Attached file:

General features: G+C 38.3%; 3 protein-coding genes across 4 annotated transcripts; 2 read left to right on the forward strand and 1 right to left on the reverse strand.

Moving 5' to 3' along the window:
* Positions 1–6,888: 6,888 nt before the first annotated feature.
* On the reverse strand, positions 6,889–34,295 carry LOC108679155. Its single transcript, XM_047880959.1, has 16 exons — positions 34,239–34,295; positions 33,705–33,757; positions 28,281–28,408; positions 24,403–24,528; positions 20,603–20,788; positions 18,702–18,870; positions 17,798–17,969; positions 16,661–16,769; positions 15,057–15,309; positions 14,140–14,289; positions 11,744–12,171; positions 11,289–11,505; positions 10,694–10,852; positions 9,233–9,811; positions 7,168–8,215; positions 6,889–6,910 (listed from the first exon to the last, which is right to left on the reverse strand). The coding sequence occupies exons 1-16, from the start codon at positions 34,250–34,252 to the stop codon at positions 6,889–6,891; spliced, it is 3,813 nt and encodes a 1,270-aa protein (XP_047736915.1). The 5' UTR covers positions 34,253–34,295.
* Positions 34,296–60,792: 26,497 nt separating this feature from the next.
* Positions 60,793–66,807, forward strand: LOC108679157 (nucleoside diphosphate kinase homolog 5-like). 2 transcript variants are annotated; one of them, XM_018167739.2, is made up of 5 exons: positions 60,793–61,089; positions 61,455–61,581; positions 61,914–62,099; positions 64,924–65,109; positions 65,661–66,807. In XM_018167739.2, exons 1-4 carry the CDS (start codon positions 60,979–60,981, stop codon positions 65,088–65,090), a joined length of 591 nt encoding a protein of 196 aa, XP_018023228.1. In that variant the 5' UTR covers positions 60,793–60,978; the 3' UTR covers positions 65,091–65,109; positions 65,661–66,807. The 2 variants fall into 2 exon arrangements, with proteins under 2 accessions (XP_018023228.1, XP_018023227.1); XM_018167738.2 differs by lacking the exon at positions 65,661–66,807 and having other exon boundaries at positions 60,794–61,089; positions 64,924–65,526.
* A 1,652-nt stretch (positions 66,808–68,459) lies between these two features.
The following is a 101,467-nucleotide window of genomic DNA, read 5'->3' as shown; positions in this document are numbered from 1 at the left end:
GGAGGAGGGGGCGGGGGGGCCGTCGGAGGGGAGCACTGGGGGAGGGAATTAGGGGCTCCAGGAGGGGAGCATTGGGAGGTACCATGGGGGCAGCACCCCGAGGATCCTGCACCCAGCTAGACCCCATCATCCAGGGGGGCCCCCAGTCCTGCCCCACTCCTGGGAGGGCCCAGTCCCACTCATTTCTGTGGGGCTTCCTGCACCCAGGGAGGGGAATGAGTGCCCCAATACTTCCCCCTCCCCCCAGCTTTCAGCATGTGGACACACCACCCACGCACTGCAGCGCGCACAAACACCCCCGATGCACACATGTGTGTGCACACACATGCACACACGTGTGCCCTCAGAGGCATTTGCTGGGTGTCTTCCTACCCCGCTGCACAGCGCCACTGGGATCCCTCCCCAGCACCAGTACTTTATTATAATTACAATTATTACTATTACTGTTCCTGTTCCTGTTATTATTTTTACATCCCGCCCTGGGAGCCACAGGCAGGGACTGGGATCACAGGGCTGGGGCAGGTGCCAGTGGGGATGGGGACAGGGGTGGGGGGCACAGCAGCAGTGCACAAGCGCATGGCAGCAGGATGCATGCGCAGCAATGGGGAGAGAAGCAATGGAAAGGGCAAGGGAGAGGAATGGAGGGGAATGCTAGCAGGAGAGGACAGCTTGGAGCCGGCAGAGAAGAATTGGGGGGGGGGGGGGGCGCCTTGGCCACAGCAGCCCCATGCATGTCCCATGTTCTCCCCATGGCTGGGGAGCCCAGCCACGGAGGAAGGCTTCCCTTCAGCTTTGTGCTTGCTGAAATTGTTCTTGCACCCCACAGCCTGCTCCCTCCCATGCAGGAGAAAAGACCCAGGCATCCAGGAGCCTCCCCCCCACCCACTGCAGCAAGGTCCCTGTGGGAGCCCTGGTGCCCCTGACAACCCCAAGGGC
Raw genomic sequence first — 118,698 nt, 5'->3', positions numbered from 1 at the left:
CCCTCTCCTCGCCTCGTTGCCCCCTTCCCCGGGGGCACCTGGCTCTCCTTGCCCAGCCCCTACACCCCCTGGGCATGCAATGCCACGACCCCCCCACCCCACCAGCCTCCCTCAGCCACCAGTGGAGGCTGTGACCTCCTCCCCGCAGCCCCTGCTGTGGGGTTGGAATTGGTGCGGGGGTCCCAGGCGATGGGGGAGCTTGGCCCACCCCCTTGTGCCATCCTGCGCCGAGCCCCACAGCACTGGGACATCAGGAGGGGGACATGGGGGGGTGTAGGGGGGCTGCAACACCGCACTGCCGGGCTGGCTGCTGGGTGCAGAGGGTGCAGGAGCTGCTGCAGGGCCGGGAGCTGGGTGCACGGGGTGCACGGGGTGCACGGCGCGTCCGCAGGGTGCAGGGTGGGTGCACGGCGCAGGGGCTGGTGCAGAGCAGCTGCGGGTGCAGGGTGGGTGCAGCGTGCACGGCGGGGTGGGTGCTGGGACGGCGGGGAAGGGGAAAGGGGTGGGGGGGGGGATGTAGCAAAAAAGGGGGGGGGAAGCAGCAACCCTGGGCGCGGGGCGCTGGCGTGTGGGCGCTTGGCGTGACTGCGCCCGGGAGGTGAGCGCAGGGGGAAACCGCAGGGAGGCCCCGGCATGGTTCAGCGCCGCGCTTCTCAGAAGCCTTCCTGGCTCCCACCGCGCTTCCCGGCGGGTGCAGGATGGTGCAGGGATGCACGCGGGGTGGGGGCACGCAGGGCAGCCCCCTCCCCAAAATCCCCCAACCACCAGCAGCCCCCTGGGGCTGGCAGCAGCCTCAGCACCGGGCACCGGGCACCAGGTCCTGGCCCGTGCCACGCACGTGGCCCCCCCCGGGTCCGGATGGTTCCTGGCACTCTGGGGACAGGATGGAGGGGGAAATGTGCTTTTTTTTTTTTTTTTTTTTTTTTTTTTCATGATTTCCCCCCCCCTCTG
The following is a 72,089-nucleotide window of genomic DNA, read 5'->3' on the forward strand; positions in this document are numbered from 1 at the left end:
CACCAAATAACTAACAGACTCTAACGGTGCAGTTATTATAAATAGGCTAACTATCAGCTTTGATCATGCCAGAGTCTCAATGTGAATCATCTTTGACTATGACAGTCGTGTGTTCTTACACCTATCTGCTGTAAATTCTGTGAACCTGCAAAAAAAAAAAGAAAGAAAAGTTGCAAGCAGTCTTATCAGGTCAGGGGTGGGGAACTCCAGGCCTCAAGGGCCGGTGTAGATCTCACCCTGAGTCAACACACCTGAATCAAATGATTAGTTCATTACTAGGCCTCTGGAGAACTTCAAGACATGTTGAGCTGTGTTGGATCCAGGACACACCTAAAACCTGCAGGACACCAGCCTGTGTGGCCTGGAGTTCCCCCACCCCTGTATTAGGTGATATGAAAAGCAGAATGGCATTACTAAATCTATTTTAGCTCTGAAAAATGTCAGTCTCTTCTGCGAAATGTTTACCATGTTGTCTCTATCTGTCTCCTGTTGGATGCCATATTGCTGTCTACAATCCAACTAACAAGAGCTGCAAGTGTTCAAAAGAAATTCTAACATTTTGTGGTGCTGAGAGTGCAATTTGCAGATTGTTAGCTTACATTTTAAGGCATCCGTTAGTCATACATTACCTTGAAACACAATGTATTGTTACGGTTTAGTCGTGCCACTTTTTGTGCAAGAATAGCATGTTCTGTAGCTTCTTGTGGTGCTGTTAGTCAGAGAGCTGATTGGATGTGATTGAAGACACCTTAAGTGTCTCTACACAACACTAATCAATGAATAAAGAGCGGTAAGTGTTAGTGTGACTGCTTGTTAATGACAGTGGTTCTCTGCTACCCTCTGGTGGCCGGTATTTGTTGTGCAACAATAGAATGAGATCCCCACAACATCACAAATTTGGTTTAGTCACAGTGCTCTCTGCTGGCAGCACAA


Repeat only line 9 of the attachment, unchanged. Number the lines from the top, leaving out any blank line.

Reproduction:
GGAGGAGGGGGCGGGGGGGCCGTCGGAGGGGAGCACTGGGGGAGGGAATTAGGGGCTCCAGGAGGGGAGCATTGGGAGGTACCATGGGGGCAGCACCCCGAGGATCCTGCACCCAGCTAGACCCCATCATCCAGGGGGGCCCCCAGTCCTGCCCCACTCCTGGGAGGGCCCAGTCCCACTCATTTCTGTGGGGCTTCCTGCACCCAGGGAGGGGAATGAGTGCCCCAATACTTCCCCCTCCCCCCAGCTTTCAGCATGTGGACACACCACCCACGCACTGCAGCGCGCACAAACACCCCCGATGCACACATGTGTGTGCACACACATGCACACACGTGTGCCCTCAGAGGCATTTGCTGGGTGTCTTCCTACCCCGCTGCACAGCGCCACTGGGATCCCTCCCCAGCACCAGTACTTTATTATAATTACAATTATTACTATTACTGTTCCTGTTCCTGTTATTATTTTTACATCCCGCCCTGGGAGCCACAGGCAGGGACTGGGATCACAGGGCTGGGGCAGGTGCCAGTGGGGATGGGGACAGGGGTGGGGGGCACAGCAGCAGTGCACAAGCGCATGGCAGCAGGATGCATGCGCAGCAATGGGGAGAGAAGCAATGGAAAGGGCAAGGGAGAGGAATGGAGGGGAATGCTAGCAGGAGAGGACAGCTTGGAGCCGGCAGAGAAGAATTGGGGGGGGGGGGGGGCGCCTTGGCCACAGCAGCCCCATGCATGTCCCATGTTCTCCCCATGGCTGGGGAGCCCAGCCACGGAGGAAGGCTTCCCTTCAGCTTTGTGCTTGCTGAAATTGTTCTTGCACCCCACAGCCTGCTCCCTCCCATGCAGGAGAAAAGACCCAGGCATCCAGGAGCCTCCCCCCCACCCACTGCAGCAAGGTCCCTGTGGGAGCCCTGGTGCCCCTGACAACCCCAAGGGC